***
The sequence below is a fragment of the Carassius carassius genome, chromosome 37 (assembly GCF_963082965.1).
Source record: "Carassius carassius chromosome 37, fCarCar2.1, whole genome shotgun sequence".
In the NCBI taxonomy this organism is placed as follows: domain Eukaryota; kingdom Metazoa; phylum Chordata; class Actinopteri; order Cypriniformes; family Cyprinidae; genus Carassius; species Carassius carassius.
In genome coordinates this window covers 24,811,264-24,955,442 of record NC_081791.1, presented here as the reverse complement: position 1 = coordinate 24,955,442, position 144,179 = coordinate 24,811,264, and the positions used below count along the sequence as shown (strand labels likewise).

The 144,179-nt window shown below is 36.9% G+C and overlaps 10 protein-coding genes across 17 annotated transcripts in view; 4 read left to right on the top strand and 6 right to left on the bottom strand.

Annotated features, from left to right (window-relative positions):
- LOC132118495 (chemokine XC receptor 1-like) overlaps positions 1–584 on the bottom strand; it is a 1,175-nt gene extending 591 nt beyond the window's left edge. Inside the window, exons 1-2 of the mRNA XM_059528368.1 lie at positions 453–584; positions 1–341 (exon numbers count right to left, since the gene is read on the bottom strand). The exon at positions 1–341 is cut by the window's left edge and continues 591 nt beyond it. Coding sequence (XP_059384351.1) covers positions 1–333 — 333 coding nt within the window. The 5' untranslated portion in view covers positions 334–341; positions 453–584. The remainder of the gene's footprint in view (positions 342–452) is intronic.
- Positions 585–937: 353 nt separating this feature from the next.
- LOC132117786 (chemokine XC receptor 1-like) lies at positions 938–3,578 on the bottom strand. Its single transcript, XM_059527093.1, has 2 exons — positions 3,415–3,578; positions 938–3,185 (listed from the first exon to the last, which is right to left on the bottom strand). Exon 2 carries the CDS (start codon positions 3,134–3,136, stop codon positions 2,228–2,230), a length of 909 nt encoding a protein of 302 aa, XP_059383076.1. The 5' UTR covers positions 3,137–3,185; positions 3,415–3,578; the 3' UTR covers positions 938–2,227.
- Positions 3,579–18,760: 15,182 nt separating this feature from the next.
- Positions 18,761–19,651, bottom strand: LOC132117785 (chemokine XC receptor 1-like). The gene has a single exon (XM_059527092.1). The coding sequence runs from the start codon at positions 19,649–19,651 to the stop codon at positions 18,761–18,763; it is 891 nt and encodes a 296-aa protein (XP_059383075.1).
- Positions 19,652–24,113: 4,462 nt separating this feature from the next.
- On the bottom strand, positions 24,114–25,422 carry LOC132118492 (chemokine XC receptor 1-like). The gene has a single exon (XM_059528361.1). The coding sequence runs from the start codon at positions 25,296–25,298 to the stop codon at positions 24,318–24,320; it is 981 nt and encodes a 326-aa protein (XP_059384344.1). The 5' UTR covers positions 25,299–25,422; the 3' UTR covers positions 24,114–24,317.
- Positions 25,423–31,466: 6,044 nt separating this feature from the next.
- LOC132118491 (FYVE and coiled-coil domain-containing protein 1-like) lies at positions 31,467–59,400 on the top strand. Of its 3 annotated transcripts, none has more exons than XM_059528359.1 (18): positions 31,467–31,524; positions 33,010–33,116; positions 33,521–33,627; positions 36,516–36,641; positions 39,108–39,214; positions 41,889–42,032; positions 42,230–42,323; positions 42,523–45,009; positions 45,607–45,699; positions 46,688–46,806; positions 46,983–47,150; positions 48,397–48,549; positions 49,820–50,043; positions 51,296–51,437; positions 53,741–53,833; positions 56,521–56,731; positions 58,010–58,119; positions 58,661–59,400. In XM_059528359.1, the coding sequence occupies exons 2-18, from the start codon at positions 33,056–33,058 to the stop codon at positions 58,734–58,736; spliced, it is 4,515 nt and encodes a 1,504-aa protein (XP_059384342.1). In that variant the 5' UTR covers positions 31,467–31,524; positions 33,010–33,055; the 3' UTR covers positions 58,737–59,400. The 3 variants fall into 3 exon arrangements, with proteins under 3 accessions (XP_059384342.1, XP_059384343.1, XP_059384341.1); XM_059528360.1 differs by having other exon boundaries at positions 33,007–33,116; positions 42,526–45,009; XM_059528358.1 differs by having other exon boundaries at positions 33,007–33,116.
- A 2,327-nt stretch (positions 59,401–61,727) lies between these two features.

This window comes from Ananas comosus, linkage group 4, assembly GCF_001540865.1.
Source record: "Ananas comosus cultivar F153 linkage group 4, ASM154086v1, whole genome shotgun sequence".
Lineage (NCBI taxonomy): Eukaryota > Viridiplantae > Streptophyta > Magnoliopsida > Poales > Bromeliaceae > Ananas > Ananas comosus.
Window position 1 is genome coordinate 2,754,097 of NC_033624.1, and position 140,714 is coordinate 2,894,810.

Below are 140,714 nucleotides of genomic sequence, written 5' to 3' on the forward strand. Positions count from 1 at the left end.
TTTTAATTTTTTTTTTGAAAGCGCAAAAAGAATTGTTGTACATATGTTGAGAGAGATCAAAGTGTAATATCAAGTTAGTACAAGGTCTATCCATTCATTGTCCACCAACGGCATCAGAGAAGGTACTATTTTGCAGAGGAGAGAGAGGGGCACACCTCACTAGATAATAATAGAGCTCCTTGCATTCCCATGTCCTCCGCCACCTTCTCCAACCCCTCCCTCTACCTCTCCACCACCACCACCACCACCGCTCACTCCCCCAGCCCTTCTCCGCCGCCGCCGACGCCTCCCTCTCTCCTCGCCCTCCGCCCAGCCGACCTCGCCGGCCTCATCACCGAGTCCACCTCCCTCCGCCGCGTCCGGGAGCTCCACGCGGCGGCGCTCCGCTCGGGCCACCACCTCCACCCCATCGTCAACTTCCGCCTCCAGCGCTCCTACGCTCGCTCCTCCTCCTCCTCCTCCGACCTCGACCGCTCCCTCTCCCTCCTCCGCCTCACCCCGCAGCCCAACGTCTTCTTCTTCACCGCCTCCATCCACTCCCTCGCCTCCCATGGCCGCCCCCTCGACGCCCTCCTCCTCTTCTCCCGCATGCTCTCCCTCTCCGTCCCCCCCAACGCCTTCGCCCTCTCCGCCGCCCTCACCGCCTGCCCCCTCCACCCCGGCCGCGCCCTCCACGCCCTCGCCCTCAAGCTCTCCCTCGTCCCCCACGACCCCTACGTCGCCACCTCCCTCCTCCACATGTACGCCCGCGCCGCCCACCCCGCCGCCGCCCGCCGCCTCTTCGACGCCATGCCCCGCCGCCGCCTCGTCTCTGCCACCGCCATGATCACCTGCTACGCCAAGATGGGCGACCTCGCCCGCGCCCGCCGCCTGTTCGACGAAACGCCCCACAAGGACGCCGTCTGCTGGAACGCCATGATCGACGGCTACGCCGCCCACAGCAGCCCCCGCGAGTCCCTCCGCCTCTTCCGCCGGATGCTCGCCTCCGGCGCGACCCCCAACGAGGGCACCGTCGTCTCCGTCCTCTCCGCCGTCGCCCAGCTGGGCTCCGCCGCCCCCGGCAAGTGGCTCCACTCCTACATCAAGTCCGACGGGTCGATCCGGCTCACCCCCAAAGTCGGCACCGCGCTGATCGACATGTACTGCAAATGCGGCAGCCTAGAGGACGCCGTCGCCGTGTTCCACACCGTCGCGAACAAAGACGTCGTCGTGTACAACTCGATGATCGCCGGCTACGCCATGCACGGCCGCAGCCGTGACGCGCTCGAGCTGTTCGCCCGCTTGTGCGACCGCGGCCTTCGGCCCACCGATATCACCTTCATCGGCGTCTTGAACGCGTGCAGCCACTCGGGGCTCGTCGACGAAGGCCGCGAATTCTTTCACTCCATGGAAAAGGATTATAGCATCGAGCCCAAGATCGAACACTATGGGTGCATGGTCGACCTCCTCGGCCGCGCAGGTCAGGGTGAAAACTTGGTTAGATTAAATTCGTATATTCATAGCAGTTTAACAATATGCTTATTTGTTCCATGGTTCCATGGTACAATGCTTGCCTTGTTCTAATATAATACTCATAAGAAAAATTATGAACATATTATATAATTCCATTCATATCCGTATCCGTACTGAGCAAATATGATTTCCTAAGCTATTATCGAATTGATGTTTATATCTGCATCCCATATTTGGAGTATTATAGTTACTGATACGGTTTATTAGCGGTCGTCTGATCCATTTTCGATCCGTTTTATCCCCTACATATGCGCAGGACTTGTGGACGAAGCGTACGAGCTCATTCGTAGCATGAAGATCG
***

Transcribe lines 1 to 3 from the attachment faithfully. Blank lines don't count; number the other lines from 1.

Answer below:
The sequence below is a fragment of the Carassius carassius genome, chromosome 37 (assembly GCF_963082965.1).
Source record: "Carassius carassius chromosome 37, fCarCar2.1, whole genome shotgun sequence".
In the NCBI taxonomy this organism is placed as follows: domain Eukaryota; kingdom Metazoa; phylum Chordata; class Actinopteri; order Cypriniformes; family Cyprinidae; genus Carassius; species Carassius carassius.